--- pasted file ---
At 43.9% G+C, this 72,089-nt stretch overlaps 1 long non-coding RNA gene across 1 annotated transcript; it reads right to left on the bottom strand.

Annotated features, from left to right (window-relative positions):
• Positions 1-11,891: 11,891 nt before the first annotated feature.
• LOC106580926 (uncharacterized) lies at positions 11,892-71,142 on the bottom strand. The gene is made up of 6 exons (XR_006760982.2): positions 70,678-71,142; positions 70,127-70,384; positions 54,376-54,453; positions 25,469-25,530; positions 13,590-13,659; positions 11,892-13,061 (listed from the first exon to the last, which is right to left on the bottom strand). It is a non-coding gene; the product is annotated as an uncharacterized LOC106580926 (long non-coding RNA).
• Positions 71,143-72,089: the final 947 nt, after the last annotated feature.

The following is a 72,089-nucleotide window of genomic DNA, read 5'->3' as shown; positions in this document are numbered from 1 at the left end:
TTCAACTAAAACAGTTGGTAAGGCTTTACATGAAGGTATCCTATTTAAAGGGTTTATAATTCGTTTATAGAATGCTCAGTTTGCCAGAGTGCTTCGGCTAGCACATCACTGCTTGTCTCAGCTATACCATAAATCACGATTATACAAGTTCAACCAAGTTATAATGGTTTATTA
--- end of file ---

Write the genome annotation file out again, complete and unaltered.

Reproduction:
At 43.9% G+C, this 72,089-nt stretch overlaps 1 long non-coding RNA gene across 1 annotated transcript; it reads right to left on the bottom strand.

Annotated features, from left to right (window-relative positions):
• Positions 1-11,891: 11,891 nt before the first annotated feature.
• LOC106580926 (uncharacterized) lies at positions 11,892-71,142 on the bottom strand. The gene is made up of 6 exons (XR_006760982.2): positions 70,678-71,142; positions 70,127-70,384; positions 54,376-54,453; positions 25,469-25,530; positions 13,590-13,659; positions 11,892-13,061 (listed from the first exon to the last, which is right to left on the bottom strand). It is a non-coding gene; the product is annotated as an uncharacterized LOC106580926 (long non-coding RNA).
• Positions 71,143-72,089: the final 947 nt, after the last annotated feature.

The following is a 72,089-nucleotide window of genomic DNA, read 5'->3' as shown; positions in this document are numbered from 1 at the left end:
TTCAACTAAAACAGTTGGTAAGGCTTTACATGAAGGTATCCTATTTAAAGGGTTTATAATTCGTTTATAGAATGCTCAGTTTGCCAGAGTGCTTCGGCTAGCACATCACTGCTTGTCTCAGCTATACCATAAATCACGATTATACAAGTTCAACCAAGTTATAATGGTTTATTA